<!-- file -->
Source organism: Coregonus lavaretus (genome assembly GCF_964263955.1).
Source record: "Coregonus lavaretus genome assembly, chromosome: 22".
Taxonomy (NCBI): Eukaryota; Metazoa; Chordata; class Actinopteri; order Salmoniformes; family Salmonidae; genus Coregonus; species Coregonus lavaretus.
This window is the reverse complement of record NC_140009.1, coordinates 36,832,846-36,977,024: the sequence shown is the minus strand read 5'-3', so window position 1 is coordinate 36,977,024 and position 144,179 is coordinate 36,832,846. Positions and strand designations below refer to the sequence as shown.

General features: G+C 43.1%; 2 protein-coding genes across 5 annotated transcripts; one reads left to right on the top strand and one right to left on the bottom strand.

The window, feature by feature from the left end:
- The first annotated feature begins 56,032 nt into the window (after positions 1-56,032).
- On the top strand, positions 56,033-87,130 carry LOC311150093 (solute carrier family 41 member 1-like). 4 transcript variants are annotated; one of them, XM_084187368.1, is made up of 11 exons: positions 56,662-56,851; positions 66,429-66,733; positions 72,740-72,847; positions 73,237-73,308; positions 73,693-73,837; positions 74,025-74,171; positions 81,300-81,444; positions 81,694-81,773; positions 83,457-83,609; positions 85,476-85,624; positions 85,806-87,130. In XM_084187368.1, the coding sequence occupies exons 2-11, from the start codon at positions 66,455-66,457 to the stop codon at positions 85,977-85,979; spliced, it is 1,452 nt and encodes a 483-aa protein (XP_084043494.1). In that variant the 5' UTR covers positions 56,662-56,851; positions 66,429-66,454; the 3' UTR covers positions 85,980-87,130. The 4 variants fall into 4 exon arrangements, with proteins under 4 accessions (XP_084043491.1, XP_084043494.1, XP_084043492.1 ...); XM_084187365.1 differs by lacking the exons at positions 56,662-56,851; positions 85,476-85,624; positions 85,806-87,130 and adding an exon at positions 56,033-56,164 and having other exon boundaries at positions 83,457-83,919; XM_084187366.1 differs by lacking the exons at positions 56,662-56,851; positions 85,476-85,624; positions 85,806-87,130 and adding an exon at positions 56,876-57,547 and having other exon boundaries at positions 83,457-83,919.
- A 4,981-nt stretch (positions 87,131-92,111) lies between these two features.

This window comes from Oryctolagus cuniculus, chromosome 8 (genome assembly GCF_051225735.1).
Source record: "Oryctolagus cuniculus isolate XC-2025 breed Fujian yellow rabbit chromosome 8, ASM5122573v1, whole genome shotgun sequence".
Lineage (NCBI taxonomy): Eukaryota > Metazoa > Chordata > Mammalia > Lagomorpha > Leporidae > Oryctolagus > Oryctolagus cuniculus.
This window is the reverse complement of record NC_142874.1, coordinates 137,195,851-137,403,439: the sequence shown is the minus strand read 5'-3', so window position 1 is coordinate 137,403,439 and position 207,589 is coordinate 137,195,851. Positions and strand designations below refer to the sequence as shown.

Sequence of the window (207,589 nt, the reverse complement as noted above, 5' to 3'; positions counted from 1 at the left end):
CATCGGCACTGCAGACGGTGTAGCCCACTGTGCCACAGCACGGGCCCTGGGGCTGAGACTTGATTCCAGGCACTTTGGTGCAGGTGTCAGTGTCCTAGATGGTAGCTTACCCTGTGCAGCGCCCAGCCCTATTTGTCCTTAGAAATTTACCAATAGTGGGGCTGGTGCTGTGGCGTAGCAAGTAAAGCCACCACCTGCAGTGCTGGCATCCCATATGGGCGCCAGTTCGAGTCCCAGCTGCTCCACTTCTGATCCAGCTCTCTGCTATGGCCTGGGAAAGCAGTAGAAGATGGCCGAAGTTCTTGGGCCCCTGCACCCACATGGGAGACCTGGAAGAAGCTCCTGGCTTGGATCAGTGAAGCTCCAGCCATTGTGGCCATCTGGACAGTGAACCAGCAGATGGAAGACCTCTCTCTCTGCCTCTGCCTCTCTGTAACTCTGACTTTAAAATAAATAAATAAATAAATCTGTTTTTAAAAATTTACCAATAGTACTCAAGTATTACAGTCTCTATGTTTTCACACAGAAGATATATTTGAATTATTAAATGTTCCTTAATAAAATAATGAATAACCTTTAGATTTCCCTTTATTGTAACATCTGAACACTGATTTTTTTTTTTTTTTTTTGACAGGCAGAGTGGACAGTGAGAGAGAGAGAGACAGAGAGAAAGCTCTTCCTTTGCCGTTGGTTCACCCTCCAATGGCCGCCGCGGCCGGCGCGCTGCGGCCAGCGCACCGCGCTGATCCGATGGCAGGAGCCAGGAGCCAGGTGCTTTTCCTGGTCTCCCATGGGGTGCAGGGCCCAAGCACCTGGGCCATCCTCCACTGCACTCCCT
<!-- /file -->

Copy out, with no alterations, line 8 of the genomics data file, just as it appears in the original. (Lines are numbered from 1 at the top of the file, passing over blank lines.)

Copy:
- On the top strand, positions 56,033-87,130 carry LOC311150093 (solute carrier family 41 member 1-like). 4 transcript variants are annotated; one of them, XM_084187368.1, is made up of 11 exons: positions 56,662-56,851; positions 66,429-66,733; positions 72,740-72,847; positions 73,237-73,308; positions 73,693-73,837; positions 74,025-74,171; positions 81,300-81,444; positions 81,694-81,773; positions 83,457-83,609; positions 85,476-85,624; positions 85,806-87,130. In XM_084187368.1, the coding sequence occupies exons 2-11, from the start codon at positions 66,455-66,457 to the stop codon at positions 85,977-85,979; spliced, it is 1,452 nt and encodes a 483-aa protein (XP_084043494.1). In that variant the 5' UTR covers positions 56,662-56,851; positions 66,429-66,454; the 3' UTR covers positions 85,980-87,130. The 4 variants fall into 4 exon arrangements, with proteins under 4 accessions (XP_084043491.1, XP_084043494.1, XP_084043492.1 ...); XM_084187365.1 differs by lacking the exons at positions 56,662-56,851; positions 85,476-85,624; positions 85,806-87,130 and adding an exon at positions 56,033-56,164 and having other exon boundaries at positions 83,457-83,919; XM_084187366.1 differs by lacking the exons at positions 56,662-56,851; positions 85,476-85,624; positions 85,806-87,130 and adding an exon at positions 56,876-57,547 and having other exon boundaries at positions 83,457-83,919.